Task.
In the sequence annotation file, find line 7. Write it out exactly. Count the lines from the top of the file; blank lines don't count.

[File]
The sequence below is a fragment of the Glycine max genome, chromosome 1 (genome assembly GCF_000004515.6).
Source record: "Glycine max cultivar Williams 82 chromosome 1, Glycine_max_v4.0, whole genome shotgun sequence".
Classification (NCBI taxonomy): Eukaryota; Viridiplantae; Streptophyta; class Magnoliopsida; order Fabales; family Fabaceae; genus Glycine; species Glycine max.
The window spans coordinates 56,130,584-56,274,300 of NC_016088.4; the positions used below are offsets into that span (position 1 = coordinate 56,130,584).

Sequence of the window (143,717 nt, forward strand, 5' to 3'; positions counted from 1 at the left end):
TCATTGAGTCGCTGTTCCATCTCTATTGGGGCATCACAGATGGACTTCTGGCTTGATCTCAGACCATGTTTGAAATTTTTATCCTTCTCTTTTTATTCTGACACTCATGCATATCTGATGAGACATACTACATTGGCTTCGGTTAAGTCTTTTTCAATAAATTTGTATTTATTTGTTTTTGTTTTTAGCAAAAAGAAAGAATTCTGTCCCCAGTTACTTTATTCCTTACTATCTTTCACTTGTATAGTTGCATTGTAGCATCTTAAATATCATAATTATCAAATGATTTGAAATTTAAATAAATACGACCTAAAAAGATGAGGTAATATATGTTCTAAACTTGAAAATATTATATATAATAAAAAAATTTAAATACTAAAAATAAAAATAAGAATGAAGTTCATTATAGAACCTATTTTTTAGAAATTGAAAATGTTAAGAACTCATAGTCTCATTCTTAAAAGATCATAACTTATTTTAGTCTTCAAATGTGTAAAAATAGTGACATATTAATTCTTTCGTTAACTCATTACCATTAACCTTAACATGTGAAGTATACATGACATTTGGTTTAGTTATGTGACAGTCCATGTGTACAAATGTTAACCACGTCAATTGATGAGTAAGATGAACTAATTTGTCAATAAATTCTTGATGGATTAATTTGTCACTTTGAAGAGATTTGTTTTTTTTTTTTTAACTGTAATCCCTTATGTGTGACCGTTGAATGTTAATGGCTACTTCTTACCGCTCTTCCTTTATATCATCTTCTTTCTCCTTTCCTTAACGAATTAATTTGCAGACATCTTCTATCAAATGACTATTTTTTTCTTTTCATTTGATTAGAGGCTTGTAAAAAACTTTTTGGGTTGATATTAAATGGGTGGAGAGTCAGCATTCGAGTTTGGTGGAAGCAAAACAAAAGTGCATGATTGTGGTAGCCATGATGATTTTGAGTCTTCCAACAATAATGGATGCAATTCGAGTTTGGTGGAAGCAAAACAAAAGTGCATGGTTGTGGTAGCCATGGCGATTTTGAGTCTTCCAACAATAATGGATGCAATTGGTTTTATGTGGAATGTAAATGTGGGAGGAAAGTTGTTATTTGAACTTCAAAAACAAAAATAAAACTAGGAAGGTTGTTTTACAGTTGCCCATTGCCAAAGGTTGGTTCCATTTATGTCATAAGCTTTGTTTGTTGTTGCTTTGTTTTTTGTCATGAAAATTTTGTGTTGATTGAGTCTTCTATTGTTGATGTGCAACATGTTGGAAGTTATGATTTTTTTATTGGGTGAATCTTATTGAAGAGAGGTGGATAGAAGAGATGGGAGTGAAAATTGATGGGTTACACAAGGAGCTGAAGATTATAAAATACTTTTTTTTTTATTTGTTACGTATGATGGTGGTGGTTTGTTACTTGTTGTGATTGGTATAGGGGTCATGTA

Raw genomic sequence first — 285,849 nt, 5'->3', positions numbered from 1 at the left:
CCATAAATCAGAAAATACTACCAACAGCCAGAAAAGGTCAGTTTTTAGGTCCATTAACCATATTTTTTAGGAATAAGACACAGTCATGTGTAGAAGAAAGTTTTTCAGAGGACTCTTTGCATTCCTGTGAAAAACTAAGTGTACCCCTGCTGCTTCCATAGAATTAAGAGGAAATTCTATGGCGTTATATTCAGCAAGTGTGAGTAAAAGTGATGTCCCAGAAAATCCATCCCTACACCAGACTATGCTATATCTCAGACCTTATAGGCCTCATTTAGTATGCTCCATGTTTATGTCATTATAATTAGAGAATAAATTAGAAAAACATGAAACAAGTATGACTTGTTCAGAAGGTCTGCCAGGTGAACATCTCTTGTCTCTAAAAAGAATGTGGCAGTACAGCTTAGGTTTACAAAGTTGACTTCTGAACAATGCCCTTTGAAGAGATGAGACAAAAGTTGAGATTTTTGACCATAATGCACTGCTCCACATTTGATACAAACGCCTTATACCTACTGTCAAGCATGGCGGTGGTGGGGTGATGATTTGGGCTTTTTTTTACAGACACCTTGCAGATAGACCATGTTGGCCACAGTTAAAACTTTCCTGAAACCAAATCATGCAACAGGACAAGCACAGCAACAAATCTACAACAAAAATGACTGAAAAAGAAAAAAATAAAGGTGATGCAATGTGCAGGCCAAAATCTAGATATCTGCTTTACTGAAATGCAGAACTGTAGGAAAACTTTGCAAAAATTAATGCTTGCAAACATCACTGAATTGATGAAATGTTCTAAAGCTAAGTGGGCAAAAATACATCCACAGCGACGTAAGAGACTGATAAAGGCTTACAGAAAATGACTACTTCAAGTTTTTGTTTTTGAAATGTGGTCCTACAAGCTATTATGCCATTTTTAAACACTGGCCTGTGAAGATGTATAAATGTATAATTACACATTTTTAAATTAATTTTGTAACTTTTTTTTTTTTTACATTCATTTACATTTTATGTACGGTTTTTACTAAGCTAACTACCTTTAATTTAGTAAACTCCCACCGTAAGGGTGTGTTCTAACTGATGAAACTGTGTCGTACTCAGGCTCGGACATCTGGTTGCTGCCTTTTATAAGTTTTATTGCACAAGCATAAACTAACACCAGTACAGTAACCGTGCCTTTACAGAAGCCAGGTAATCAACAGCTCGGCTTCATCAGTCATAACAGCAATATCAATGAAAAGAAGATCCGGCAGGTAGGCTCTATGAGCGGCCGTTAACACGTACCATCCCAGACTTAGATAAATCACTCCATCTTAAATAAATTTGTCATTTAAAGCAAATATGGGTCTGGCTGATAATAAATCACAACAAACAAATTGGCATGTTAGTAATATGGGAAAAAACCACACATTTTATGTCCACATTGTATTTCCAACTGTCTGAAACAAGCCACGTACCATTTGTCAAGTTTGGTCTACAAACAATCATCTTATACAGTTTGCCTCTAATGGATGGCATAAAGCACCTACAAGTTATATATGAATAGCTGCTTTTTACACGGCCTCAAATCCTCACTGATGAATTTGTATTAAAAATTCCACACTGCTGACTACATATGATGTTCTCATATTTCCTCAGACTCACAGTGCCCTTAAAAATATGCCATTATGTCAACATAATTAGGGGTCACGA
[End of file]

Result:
Raw genomic sequence first — 285,849 nt, 5'->3', positions numbered from 1 at the left: